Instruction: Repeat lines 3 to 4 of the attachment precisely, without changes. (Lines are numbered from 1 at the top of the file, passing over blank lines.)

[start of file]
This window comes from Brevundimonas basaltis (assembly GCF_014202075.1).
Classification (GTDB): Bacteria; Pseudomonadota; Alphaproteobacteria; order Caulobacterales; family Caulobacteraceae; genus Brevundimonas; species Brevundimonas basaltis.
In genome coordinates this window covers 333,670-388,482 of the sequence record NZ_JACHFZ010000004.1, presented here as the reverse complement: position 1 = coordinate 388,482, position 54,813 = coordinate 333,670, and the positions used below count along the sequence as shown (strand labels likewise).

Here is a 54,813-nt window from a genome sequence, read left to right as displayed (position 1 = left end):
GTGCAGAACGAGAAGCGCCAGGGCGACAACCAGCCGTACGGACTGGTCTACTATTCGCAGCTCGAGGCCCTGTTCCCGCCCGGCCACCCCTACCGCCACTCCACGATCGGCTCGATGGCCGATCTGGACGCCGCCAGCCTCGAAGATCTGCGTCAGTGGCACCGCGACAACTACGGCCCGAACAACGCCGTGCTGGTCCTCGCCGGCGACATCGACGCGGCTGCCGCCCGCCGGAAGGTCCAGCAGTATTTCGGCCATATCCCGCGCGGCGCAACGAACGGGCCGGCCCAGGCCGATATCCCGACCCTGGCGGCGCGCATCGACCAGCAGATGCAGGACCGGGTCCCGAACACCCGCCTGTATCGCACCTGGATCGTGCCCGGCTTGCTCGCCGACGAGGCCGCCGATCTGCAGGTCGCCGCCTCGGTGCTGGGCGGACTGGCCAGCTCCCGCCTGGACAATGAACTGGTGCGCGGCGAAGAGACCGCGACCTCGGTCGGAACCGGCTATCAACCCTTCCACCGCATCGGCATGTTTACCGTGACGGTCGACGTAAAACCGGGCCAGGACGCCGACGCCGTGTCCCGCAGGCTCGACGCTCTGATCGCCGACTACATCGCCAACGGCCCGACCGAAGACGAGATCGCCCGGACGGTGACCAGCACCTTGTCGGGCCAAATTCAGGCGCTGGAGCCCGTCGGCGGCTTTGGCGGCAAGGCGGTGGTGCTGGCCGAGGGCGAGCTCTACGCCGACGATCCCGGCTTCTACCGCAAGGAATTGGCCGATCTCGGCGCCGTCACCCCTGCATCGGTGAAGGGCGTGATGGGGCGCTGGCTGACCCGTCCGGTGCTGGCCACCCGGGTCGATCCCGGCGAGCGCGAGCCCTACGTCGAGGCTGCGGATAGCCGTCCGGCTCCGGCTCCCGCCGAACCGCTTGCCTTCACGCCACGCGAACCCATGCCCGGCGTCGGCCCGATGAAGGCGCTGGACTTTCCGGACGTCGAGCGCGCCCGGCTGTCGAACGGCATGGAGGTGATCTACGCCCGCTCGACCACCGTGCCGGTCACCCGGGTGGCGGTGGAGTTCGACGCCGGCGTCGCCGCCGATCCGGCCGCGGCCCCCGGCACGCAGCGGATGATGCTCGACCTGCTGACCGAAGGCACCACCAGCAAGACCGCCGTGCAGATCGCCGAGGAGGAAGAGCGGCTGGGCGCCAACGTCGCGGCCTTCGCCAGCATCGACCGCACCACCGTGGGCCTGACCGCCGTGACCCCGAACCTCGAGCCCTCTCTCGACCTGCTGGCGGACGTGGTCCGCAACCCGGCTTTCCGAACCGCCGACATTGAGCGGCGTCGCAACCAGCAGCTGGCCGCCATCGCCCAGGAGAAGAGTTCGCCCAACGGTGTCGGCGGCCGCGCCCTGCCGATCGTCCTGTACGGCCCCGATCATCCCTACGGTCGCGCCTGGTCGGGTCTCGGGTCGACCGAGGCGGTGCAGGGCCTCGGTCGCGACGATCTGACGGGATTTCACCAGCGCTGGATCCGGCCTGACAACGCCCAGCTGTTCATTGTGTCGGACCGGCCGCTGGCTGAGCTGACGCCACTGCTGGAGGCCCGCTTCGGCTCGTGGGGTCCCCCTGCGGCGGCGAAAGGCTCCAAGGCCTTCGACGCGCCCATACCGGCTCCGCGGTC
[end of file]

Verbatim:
In genome coordinates this window covers 333,670-388,482 of the sequence record NZ_JACHFZ010000004.1, presented here as the reverse complement: position 1 = coordinate 388,482, position 54,813 = coordinate 333,670, and the positions used below count along the sequence as shown (strand labels likewise).

Here is a 54,813-nt window from a genome sequence, read left to right as displayed (position 1 = left end):